health units 3&4

  1. U5MR
    • Under 5 mortality rate
    • The number of dealth of children under five years of age per 1000 live births.
  2. SES
    • The social standing of an indiviual in comparison to others in that society.
    • It is based on education, income and occupation.
  3. YLL
    • Years of life lost due to premature dealth.
    • It takes into account projected life expecctancy that is, how long an individual is expected to live.
  4. DALY
    • Disability adjusted life years.
    • One DALY is considered to be one year of health life lost. It is calculated by adding the years of life lost (YLL) with the years of life lost due to disability and/or illness (YLD).
  5. Burden of disease
    A measure of the impact of diseases and injuries, specifically it measures the gap between current health status and an ideal situation where everyone lives to an old age free of disease and disability. Burden of disease is measured in a unit called the DALY
  6. Incidence
    (when referring to morbidity) the number of new cases of a disease during a specified period of time (usually a twelve month period)
  7. Prevalence
    The number or proportion of cases of a particular disease or condition present in a popluation at a given time.
  8. Morbidity
    Refers to ill health in an individual and the levels of ill health in a population or group.
  9. HALE
    • Health adjusted life expectancy.
    • A measure of burden of disease based of life expectancy at birth, but including an adjustment for the time spent in poor health.It is the number of years in full health that a person can expect to live, based on the current rates of ill health and mortality.
  10. Life expectency
    An indication of how long a person can expect to live, it is the number of years of life remaining to a person at a particular age if dealth rates do not change.
  11. Mortality
    the number or rate of dealths in a specified time.
  12. Health status
    An individual's or population's overall health, taking into account various aspects such as life expectancy, amount of disability and levels of disease risk factors.
  13. Mental health
    • Mental health refers to the current state of the mind, how a person is feeling about themself and how they deal with the situations in which they find themselved.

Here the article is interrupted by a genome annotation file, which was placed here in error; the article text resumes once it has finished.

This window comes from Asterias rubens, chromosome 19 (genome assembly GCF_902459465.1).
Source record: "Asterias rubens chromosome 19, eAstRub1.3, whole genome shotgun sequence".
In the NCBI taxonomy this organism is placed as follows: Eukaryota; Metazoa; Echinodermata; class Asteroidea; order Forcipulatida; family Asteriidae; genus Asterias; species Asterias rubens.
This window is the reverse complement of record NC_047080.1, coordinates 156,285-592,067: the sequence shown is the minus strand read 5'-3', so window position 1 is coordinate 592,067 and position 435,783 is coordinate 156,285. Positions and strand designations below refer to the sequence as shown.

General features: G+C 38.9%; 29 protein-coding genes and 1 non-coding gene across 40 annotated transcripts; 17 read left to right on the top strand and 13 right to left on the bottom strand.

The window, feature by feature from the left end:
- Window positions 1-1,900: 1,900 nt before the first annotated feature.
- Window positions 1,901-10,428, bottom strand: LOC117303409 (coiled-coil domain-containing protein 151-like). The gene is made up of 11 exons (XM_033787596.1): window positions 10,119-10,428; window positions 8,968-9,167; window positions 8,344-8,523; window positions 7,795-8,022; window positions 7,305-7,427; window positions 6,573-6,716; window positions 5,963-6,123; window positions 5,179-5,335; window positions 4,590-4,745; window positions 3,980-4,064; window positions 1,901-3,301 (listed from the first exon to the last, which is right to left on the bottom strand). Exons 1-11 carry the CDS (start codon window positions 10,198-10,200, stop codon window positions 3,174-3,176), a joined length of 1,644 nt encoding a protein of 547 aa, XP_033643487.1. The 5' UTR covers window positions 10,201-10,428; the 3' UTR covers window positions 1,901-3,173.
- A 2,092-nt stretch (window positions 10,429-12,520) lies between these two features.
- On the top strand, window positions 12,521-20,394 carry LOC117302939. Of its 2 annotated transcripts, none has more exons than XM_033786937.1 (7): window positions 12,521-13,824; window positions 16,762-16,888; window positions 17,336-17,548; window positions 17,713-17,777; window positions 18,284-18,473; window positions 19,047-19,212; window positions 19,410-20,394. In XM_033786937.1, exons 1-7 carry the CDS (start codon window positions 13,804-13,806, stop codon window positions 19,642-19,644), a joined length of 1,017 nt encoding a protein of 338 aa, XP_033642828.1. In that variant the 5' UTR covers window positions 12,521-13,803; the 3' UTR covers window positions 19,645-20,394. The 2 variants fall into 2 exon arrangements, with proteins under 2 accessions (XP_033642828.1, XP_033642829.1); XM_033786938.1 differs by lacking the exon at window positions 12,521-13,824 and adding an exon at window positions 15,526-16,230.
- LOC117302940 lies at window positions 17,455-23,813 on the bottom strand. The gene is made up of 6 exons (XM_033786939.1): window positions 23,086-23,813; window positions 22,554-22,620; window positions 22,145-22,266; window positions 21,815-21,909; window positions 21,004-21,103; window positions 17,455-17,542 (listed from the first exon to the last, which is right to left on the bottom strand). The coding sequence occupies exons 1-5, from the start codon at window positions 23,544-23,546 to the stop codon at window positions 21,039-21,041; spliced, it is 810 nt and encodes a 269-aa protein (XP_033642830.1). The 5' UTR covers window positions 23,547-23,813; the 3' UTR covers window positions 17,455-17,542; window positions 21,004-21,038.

• Low levels of stress and anxiety
    • Positive self esteem
    • Hight levels of confidence
    • Being optimistic
  14. What is health?
    Health is a state of complete physical, mental and sociial well being and not merely thr absence od disease or infirmity.
  15. Social health
    • Being able to interact with others and participate in the community in both an independent and co-operative way.
    • A supportive network of friends
    • A supportive family
    • Productive relationships with people they associate with at work, school and so on.
  16. Physical Health
    • Relates to the efficient functioning of the body and its systems and includes the capacity to perform tasks and physical fitness
    • Ideal body weight
    • Strong immune system
    • Adequate levels of energy
    • Freedom from illness, disease and injury.
  17. THe eight national health priority areas
    • obesity
    • athritis and other musculoskeletal conditions
    • diabetes millitus
    • asthma
    • cancer conrol
    • injury prevention and control
    • cardiovascular health
    • mantal health
  18. Direct costs
    • Associated with providing health services to people suffering from a disease or condition.
    • Individual:
    • ambulance
    • tests
    • doctors
    • surgery
    • pharmaceuticals
    • Community:
    • medicare
  19. Intangible costs
    • Thins that cannot be measured physically or with a monetary measure. (emotional costs)
    • Individual:
    • pain and suffering
    • stress
    • loss of self-esteem
    • loss of participation
  20. Indirect costs
    • Not directly related to the diagnosis or treatment of the disease, but do occur as a result of the person having the disease.
    • Individual:
    • loss of income
    • mowing the lawns
    • cleaner
    • transport costs
    • Comunity:
    • loss of productivity
    • disability benefits
    • lost taxation revenue
  21. Why were the NHPAs developed?
    • The high cost to the australian tax payer due to hospital asmission, treatment, ansenteeism from work etc.
    • Each health area specified contributes greatly to the burden of disease in australia
    • In each area, there is considerable potential to prevent, treat and manage the disease/incident
    • To raise public awareness of the major health issues and focus on health policy to adress the issues.
    • overal to decrease the burden of disease.
  22. Cardiovascular health
    Cardiovascular health includes all diseases of the heart and/or blood vessels
  23. Why is cardiovascular health an NHPA?
    • Leading cause of premature dealth
    • Largely preventable
  24. The costs of cardiovascular health
    • Direct:
    • hospital
    • ambulance
    • pharmasudicals
    • Indirect:
    • loss of productivity
    • carers
    • govenment payments
    • making household changes
    • Intangible:
    • pain and suffering
    • mental health issues
    • lifestyle changes
  25. A promotional strategy for cardiovascular health
    • The heart foundation's tick
    • non-govenment organisation